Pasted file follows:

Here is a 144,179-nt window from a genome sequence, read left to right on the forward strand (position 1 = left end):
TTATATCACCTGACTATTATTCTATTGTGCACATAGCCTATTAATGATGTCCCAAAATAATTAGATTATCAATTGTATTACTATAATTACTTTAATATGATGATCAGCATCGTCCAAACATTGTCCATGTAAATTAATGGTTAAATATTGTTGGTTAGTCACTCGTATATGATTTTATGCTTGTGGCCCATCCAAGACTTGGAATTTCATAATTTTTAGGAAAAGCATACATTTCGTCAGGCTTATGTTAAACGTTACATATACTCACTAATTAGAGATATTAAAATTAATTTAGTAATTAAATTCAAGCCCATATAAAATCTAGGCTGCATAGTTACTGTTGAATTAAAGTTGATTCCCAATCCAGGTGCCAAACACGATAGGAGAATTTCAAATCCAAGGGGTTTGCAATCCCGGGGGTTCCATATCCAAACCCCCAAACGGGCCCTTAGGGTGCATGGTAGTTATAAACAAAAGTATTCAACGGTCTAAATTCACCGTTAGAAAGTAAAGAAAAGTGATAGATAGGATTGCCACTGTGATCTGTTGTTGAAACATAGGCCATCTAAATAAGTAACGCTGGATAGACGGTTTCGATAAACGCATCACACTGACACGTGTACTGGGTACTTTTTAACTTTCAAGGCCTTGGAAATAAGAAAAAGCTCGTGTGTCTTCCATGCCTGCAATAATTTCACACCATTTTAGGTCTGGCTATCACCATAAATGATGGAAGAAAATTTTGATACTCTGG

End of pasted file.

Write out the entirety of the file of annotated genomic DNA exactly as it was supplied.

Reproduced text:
Here is a 144,179-nt window from a genome sequence, read left to right on the forward strand (position 1 = left end):
TTATATCACCTGACTATTATTCTATTGTGCACATAGCCTATTAATGATGTCCCAAAATAATTAGATTATCAATTGTATTACTATAATTACTTTAATATGATGATCAGCATCGTCCAAACATTGTCCATGTAAATTAATGGTTAAATATTGTTGGTTAGTCACTCGTATATGATTTTATGCTTGTGGCCCATCCAAGACTTGGAATTTCATAATTTTTAGGAAAAGCATACATTTCGTCAGGCTTATGTTAAACGTTACATATACTCACTAATTAGAGATATTAAAATTAATTTAGTAATTAAATTCAAGCCCATATAAAATCTAGGCTGCATAGTTACTGTTGAATTAAAGTTGATTCCCAATCCAGGTGCCAAACACGATAGGAGAATTTCAAATCCAAGGGGTTTGCAATCCCGGGGGTTCCATATCCAAACCCCCAAACGGGCCCTTAGGGTGCATGGTAGTTATAAACAAAAGTATTCAACGGTCTAAATTCACCGTTAGAAAGTAAAGAAAAGTGATAGATAGGATTGCCACTGTGATCTGTTGTTGAAACATAGGCCATCTAAATAAGTAACGCTGGATAGACGGTTTCGATAAACGCATCACACTGACACGTGTACTGGGTACTTTTTAACTTTCAAGGCCTTGGAAATAAGAAAAAGCTCGTGTGTCTTCCATGCCTGCAATAATTTCACACCATTTTAGGTCTGGCTATCACCATAAATGATGGAAGAAAATTTTGATACTCTGG